By Harry McCracken | Wednesday, March 25, 2009 at 12:25 am
[UPDATE: I credited Walt Mossberg with the column I mention below–wrong! The column’s called The Mossberg Solution, but it’s by Katherine Boehret. Corrected, and sorry about that.]
Walt Mossberg Katherine Boehret of the Wall Street Journal has reviewed Samsung’s LED TV 7000, the first set that supports the Yahoo Widget Engine platform for Internet-enabled applications that run right on the TV. Walt Katherine is impressed with Yahoo’s system, which is based on the cool Konfabulator, the application that started the whole widget craze a few years ago. I was impressed, too, when I visited Yahoo and got to try out the Widget Engine on a Samsung TV a few weeks ago. (Unfortunately, the Samsung set wasn’t ready for review in time for an article I recently wrote for PC World on ways to bring Internet TV into the living room, although I did squeeze in a mention.)
The Widget Engine is slick–the applets I tried reminded me of iPhone apps that happened to live on a TV rather than a phone. And the best thing about it is that it’s open: Anyone who wants to can build applications for it, and any application that anyone builds is available on any TV that supports the platform. That’s a far cry from most previous approaches to putting the Web and Web services such as Internet video onto TVs, most of which have been highly proprietary. (Panasonic’s Viera Cast is conceptually similar to what Yahoo is doing, but it’ll only deliver the services that Panasonic signs up–which means, so far, YouTube and a couple of others, with Amazon Video on Demand on the way.)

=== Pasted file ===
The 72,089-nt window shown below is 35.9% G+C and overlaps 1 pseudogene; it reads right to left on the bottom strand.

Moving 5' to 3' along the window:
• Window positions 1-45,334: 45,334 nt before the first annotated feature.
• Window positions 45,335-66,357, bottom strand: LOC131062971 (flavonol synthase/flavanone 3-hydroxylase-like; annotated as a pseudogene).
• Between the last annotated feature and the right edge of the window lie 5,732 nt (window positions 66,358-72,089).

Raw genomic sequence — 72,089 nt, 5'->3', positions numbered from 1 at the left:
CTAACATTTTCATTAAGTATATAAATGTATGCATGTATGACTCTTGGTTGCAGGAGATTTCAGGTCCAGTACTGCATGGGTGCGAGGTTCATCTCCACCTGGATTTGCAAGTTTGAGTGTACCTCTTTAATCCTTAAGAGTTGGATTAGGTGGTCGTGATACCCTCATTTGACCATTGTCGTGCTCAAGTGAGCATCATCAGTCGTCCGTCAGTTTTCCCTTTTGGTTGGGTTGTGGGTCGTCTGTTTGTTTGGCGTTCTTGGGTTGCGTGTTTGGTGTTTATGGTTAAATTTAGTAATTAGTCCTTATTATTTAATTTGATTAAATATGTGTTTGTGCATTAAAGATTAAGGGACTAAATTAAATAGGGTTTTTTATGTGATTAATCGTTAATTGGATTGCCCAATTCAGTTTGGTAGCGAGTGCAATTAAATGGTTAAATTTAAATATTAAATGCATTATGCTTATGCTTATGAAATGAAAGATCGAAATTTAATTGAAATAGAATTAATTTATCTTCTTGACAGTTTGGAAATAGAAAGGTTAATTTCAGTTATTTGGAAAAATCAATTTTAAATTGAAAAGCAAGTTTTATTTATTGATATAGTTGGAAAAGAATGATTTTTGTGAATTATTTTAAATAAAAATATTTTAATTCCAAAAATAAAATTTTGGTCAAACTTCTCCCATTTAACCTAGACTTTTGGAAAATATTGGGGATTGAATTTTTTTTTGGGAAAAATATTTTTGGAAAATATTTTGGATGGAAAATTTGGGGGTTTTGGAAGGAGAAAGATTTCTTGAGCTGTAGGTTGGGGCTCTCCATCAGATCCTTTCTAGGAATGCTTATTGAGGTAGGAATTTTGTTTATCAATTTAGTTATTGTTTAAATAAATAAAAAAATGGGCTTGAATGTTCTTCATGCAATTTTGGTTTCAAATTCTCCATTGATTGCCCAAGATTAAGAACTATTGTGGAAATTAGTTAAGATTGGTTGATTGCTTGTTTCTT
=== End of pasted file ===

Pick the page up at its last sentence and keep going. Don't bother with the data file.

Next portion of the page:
I’m not going to have a Widget-enabled TV in my living room any time soon, unfortunately–I don’t need a new TV, and Samsung’s set, at $3,000, isn’t an impulse item. But Yahoo has signed up not only Samsung but also Sony, LG, and Vizio to make Widget-ready sets. Those four companies are responsible for a sizable percentage of the TVs sold in this country, so chances are good that Yahoo’s software will be showing up on plenty of sets. If developers are as enthusiastic about the platform as electronics manufacturers are, the Widget Engine could end up being reason in itself to be tempted by a new TV.